I recently wrote a piece for Pulp Magazine about the 24th Annual Prison Creative Art Project Show, which opened last night at the University of Michigan’s Duderstadt Gallery. This year’s exhibit, which features 670 artworks by 574 artists from 26 Michigan facilities, is diverse both in subject matter and media. It will appeal to anyone who values art that demonstrates authenticity, raw talent, and personal commitment. Best of all, the exhibit provides a rare opportunity to connect people who are isolated from society, and a chance to support them and their work financially.
To read more, and to see a short video about the program go here
Attractive and repellant, humorous, tragic and tortured, the otherworldly figures created by visionary artist Susan Aaron-Taylor live on the shadowy boundaries between what we know and what we imagine. In her solo exhibition Strata, now on view in the Connections Gallery of the University of Michigan’s North Campus Research Center, the artist pulls 14 individual figures from her unconscious mind and presents them to us, hoping to awaken the sense of a shared, but often unseen, emotional and spiritual reality.
Made of felt and found objects, the sculptures in this exhibition blend alchemy, dreams, rituals, mythology, and shamanism with the detritus of matter to create a persuasive but disquieting world suggestive of malevolent fairy tales or ambiguous dreams. Aaron-Taylor claims to appropriate the power of what she calls the “shadow side”, a term of Jungian psychology referring to a “composite of personal characteristics and potentialities that have been repressed and underdeveloped in our conscious lives.” Her creatures are fetishistic archetypes, stand-ins for the unconscious, and spirit guides to unexplored psychological regions. In their combination of fabric wrapping over found natural armatures and amulet-like appliques, they strongly resemble the mummified animals of ancient Egyptian tombs.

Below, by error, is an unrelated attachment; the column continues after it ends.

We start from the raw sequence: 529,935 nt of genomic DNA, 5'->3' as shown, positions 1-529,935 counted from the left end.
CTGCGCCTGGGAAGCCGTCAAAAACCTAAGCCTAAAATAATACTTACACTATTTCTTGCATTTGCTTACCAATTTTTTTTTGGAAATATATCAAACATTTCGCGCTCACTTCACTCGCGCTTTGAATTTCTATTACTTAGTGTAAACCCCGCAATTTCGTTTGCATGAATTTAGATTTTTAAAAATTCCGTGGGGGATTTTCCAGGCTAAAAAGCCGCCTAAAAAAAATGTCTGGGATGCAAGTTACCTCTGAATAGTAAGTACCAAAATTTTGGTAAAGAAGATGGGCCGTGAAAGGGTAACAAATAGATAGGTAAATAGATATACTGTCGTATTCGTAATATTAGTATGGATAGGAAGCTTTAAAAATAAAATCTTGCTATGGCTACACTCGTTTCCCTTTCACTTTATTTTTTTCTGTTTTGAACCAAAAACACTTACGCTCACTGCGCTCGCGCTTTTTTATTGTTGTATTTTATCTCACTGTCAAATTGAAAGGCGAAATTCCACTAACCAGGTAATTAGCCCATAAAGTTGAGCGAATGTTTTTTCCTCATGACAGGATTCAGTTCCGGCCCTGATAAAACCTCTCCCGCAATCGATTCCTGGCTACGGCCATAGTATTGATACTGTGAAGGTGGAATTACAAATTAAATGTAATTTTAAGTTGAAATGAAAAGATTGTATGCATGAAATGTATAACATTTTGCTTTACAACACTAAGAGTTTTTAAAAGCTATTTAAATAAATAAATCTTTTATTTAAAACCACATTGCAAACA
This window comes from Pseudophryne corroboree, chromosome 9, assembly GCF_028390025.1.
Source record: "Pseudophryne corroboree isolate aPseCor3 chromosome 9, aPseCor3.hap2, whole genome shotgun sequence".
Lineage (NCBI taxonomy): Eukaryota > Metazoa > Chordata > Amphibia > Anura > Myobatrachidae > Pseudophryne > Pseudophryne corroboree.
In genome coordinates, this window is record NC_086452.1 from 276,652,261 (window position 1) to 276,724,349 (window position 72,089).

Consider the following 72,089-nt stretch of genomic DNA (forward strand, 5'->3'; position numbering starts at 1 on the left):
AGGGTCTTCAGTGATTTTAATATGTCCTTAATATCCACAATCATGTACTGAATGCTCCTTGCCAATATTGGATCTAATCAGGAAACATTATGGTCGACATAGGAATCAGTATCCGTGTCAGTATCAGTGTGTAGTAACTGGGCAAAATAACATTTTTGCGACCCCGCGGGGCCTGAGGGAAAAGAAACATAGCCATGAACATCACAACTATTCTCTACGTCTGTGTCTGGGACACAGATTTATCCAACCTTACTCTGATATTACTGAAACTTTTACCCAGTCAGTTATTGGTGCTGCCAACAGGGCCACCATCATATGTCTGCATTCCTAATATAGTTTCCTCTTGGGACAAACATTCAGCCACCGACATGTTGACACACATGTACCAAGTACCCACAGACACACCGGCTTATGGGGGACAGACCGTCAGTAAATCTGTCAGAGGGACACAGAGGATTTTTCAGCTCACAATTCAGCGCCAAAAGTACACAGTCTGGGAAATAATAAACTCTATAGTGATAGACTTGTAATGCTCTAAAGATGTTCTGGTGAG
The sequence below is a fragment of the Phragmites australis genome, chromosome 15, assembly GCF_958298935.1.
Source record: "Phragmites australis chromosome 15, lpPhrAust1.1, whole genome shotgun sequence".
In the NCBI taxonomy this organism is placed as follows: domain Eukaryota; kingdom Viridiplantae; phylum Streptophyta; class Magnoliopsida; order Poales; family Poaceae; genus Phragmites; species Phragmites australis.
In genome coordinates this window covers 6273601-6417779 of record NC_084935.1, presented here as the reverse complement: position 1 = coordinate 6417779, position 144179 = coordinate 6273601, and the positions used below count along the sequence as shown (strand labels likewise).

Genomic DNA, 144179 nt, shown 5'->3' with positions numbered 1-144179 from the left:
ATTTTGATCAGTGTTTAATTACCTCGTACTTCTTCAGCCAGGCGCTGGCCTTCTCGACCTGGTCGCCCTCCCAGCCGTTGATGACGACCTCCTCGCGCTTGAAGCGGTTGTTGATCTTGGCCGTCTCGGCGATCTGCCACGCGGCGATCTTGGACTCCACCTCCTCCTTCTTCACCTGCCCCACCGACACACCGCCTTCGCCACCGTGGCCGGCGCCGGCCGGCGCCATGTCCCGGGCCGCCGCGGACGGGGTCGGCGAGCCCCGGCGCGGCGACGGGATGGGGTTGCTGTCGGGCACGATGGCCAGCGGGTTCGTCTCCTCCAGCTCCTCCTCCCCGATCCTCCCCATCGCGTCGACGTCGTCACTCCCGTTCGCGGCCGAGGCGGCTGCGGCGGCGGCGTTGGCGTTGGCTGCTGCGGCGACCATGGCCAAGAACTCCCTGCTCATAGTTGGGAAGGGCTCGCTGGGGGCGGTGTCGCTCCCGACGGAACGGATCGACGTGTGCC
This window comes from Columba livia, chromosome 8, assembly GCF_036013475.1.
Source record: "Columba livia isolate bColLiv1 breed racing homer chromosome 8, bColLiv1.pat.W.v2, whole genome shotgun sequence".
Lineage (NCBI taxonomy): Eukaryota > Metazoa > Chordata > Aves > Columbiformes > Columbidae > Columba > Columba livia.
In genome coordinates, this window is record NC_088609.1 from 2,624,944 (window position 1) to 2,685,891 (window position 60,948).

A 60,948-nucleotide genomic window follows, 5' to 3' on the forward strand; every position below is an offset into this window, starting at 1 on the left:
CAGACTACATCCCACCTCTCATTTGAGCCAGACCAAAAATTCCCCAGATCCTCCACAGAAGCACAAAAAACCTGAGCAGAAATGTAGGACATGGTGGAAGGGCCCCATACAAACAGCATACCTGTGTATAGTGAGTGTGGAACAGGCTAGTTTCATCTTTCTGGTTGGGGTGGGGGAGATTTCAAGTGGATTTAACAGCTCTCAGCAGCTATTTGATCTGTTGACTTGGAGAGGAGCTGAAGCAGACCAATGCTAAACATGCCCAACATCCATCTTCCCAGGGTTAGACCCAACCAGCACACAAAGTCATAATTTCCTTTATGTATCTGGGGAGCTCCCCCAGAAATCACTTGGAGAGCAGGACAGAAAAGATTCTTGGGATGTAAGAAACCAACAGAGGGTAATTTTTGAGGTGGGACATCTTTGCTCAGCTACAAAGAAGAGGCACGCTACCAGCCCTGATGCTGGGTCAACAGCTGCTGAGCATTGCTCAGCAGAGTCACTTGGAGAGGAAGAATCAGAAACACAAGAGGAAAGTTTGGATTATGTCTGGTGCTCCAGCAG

The figures often seem to be in pain. In Polar Bear, the armless animal snarls as it tries usuccessfully to free its head from the rungs of a ladder. WinterRat‘s paws are extended upward, as if to escape the implied danger of the surrounding pool. The eyes of the creatures are often hazed, and bones, claws and teeth protrude.
Aaron-Taylor describes her art practice: “My intense exploration of mediums and techniques over the year’s gives me the freedom to incorporate a wide range of materials. Found wood, fleece, minerals, cactus, porcupine quills, beads, shells, bones, and kozo fiber have all been appropriated. Blending the accumulated strata creates autobiographical narratives where rhythm, balance, and harmony invite the viewer’s participation. My intention is to connect the spiritual and the physical worlds.”
One might wonder at the selection of this artist’s work for a venue that is devoted to science and the pursuit of the quantifiable, but bringing provocative and thoughtful art to the NCRC’s campus is part of the gallery’s mission as described by NCRC Art Coordinator Grace Serra. “What I want to happen here is … not just a nice enhancement of quality of life [or to] offer an environment that is stimulating,” she says “…but maybe some of these shows can be the catalyst for thinking differently about the problems [researchers and scientists] are solving in their labs.” She envisions additional events relevant to the NCRC exhibition schedule and says, “I’d like a little more programming around the exhibits, so maybe we can get people thinking about what’s going on here and how it can relate [to their research].” She points out that linking the arts with the sciences is very much part of the University of Michigan’s mission. She adds, “It can help people to become global thinkers.”
Strata, located in Connections Gallery on the lower level of Building 18 of the North Campus Research Center, 2800 Plymouth Road, Ann Arbor, will be open to visitors until December 12, 2017. The gallery is open Monday-Friday, 9 a.m. – 5 p.m. For more information about the NCRC Art Program go here